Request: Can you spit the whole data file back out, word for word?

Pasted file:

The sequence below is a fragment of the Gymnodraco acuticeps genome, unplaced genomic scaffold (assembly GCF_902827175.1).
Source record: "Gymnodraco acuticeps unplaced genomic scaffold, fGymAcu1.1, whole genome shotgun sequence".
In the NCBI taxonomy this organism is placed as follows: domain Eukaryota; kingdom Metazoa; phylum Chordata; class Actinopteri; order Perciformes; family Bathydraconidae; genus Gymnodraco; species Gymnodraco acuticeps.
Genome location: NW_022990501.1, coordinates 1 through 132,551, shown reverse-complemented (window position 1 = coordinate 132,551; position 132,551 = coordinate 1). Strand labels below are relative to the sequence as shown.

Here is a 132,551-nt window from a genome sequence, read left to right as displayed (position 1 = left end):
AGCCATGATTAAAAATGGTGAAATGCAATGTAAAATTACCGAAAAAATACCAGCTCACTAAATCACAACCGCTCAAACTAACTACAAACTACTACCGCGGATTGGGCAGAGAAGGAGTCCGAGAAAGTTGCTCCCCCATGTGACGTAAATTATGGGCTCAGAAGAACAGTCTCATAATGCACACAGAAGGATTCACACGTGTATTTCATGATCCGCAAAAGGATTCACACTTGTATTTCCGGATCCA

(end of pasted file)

The sequence below is a fragment of the Gymnodraco acuticeps genome, unplaced genomic scaffold (assembly GCF_902827175.1).
Source record: "Gymnodraco acuticeps unplaced genomic scaffold, fGymAcu1.1, whole genome shotgun sequence".
In the NCBI taxonomy this organism is placed as follows: domain Eukaryota; kingdom Metazoa; phylum Chordata; class Actinopteri; order Perciformes; family Bathydraconidae; genus Gymnodraco; species Gymnodraco acuticeps.
Genome location: NW_022990501.1, coordinates 1 through 132,551, shown reverse-complemented (window position 1 = coordinate 132,551; position 132,551 = coordinate 1). Strand labels below are relative to the sequence as shown.

Here is a 132,551-nt window from a genome sequence, read left to right as displayed (position 1 = left end):
AGCCATGATTAAAAATGGTGAAATGCAATGTAAAATTACCGAAAAAATACCAGCTCACTAAATCACAACCGCTCAAACTAACTACAAACTACTACCGCGGATTGGGCAGAGAAGGAGTCCGAGAAAGTTGCTCCCCCATGTGACGTAAATTATGGGCTCAGAAGAACAGTCTCATAATGCACACAGAAGGATTCACACGTGTATTTCATGATCCGCAAAAGGATTCACACTTGTATTTCCGGATCCA